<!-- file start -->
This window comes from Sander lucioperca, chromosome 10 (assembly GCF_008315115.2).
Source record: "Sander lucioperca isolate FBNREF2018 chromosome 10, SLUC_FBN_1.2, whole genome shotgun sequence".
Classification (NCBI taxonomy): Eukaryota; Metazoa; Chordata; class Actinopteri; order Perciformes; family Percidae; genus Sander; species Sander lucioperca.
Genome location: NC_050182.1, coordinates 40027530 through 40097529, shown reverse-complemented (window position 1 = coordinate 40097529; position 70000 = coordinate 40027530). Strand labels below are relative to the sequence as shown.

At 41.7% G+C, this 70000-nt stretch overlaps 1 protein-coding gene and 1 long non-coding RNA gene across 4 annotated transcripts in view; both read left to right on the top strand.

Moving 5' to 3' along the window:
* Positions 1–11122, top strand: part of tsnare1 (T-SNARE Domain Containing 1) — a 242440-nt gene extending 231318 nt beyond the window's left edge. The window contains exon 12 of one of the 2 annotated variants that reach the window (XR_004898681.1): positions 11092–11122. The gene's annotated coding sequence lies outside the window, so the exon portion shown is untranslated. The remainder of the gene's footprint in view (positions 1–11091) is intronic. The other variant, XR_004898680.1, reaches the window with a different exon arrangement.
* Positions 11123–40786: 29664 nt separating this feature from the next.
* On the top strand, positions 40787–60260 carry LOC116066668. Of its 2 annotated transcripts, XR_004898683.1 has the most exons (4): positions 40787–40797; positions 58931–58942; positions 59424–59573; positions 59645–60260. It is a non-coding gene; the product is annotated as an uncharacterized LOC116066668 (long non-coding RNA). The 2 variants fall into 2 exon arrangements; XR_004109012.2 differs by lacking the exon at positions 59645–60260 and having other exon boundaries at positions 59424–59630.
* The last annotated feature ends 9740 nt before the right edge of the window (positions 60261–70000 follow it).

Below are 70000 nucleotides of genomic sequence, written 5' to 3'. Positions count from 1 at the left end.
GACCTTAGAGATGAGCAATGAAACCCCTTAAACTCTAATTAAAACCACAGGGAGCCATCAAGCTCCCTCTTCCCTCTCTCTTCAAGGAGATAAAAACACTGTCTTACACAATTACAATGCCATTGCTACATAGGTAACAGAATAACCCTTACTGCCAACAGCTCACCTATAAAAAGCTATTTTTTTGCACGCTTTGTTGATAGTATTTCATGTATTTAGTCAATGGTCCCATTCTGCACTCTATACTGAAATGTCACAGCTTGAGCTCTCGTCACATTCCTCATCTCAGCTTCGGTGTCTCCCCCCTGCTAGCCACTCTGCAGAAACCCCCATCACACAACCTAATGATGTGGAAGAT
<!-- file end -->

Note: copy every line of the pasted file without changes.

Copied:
This window comes from Sander lucioperca, chromosome 10 (assembly GCF_008315115.2).
Source record: "Sander lucioperca isolate FBNREF2018 chromosome 10, SLUC_FBN_1.2, whole genome shotgun sequence".
Classification (NCBI taxonomy): Eukaryota; Metazoa; Chordata; class Actinopteri; order Perciformes; family Percidae; genus Sander; species Sander lucioperca.
Genome location: NC_050182.1, coordinates 40027530 through 40097529, shown reverse-complemented (window position 1 = coordinate 40097529; position 70000 = coordinate 40027530). Strand labels below are relative to the sequence as shown.

At 41.7% G+C, this 70000-nt stretch overlaps 1 protein-coding gene and 1 long non-coding RNA gene across 4 annotated transcripts in view; both read left to right on the top strand.

Moving 5' to 3' along the window:
* Positions 1–11122, top strand: part of tsnare1 (T-SNARE Domain Containing 1) — a 242440-nt gene extending 231318 nt beyond the window's left edge. The window contains exon 12 of one of the 2 annotated variants that reach the window (XR_004898681.1): positions 11092–11122. The gene's annotated coding sequence lies outside the window, so the exon portion shown is untranslated. The remainder of the gene's footprint in view (positions 1–11091) is intronic. The other variant, XR_004898680.1, reaches the window with a different exon arrangement.
* Positions 11123–40786: 29664 nt separating this feature from the next.
* On the top strand, positions 40787–60260 carry LOC116066668. Of its 2 annotated transcripts, XR_004898683.1 has the most exons (4): positions 40787–40797; positions 58931–58942; positions 59424–59573; positions 59645–60260. It is a non-coding gene; the product is annotated as an uncharacterized LOC116066668 (long non-coding RNA). The 2 variants fall into 2 exon arrangements; XR_004109012.2 differs by lacking the exon at positions 59645–60260 and having other exon boundaries at positions 59424–59630.
* The last annotated feature ends 9740 nt before the right edge of the window (positions 60261–70000 follow it).

Below are 70000 nucleotides of genomic sequence, written 5' to 3'. Positions count from 1 at the left end.
GACCTTAGAGATGAGCAATGAAACCCCTTAAACTCTAATTAAAACCACAGGGAGCCATCAAGCTCCCTCTTCCCTCTCTCTTCAAGGAGATAAAAACACTGTCTTACACAATTACAATGCCATTGCTACATAGGTAACAGAATAACCCTTACTGCCAACAGCTCACCTATAAAAAGCTATTTTTTTGCACGCTTTGTTGATAGTATTTCATGTATTTAGTCAATGGTCCCATTCTGCACTCTATACTGAAATGTCACAGCTTGAGCTCTCGTCACATTCCTCATCTCAGCTTCGGTGTCTCCCCCCTGCTAGCCACTCTGCAGAAACCCCCATCACACAACCTAATGATGTGGAAGAT